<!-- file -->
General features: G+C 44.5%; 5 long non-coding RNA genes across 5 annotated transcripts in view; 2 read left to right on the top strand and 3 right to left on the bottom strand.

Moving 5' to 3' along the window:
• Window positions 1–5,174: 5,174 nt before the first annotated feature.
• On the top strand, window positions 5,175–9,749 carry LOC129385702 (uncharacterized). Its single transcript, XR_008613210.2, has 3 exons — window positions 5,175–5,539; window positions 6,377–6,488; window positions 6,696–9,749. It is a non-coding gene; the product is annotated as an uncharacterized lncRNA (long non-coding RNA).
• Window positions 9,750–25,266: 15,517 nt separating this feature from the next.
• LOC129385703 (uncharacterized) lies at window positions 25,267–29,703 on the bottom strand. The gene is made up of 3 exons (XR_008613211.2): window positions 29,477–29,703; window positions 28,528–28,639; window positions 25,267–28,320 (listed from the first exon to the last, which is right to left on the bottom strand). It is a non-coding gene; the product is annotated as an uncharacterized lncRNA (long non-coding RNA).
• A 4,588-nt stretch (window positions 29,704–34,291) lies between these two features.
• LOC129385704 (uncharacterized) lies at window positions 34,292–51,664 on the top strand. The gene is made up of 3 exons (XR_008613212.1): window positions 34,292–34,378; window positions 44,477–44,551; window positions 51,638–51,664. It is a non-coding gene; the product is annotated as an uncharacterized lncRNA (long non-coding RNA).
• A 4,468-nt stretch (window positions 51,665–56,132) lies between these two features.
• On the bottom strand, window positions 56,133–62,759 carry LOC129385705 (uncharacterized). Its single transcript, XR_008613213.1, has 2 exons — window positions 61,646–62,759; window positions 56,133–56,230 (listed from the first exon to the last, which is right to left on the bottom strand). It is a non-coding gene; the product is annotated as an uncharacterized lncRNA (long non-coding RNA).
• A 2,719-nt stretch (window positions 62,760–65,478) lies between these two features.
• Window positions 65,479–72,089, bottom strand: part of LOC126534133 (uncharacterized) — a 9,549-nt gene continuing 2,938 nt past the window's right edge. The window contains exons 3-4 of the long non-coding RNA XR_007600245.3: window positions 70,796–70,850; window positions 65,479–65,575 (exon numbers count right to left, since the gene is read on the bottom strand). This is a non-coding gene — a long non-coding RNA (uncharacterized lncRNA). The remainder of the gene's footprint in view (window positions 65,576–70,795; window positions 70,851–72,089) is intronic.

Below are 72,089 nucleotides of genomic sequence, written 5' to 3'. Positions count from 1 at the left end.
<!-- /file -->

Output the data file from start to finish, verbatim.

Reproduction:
General features: G+C 44.5%; 5 long non-coding RNA genes across 5 annotated transcripts in view; 2 read left to right on the top strand and 3 right to left on the bottom strand.

Moving 5' to 3' along the window:
• Window positions 1–5,174: 5,174 nt before the first annotated feature.
• On the top strand, window positions 5,175–9,749 carry LOC129385702 (uncharacterized). Its single transcript, XR_008613210.2, has 3 exons — window positions 5,175–5,539; window positions 6,377–6,488; window positions 6,696–9,749. It is a non-coding gene; the product is annotated as an uncharacterized lncRNA (long non-coding RNA).
• Window positions 9,750–25,266: 15,517 nt separating this feature from the next.
• LOC129385703 (uncharacterized) lies at window positions 25,267–29,703 on the bottom strand. The gene is made up of 3 exons (XR_008613211.2): window positions 29,477–29,703; window positions 28,528–28,639; window positions 25,267–28,320 (listed from the first exon to the last, which is right to left on the bottom strand). It is a non-coding gene; the product is annotated as an uncharacterized lncRNA (long non-coding RNA).
• A 4,588-nt stretch (window positions 29,704–34,291) lies between these two features.
• LOC129385704 (uncharacterized) lies at window positions 34,292–51,664 on the top strand. The gene is made up of 3 exons (XR_008613212.1): window positions 34,292–34,378; window positions 44,477–44,551; window positions 51,638–51,664. It is a non-coding gene; the product is annotated as an uncharacterized lncRNA (long non-coding RNA).
• A 4,468-nt stretch (window positions 51,665–56,132) lies between these two features.
• On the bottom strand, window positions 56,133–62,759 carry LOC129385705 (uncharacterized). Its single transcript, XR_008613213.1, has 2 exons — window positions 61,646–62,759; window positions 56,133–56,230 (listed from the first exon to the last, which is right to left on the bottom strand). It is a non-coding gene; the product is annotated as an uncharacterized lncRNA (long non-coding RNA).
• A 2,719-nt stretch (window positions 62,760–65,478) lies between these two features.
• Window positions 65,479–72,089, bottom strand: part of LOC126534133 (uncharacterized) — a 9,549-nt gene continuing 2,938 nt past the window's right edge. The window contains exons 3-4 of the long non-coding RNA XR_007600245.3: window positions 70,796–70,850; window positions 65,479–65,575 (exon numbers count right to left, since the gene is read on the bottom strand). This is a non-coding gene — a long non-coding RNA (uncharacterized lncRNA). The remainder of the gene's footprint in view (window positions 65,576–70,795; window positions 70,851–72,089) is intronic.

Below are 72,089 nucleotides of genomic sequence, written 5' to 3'. Positions count from 1 at the left end.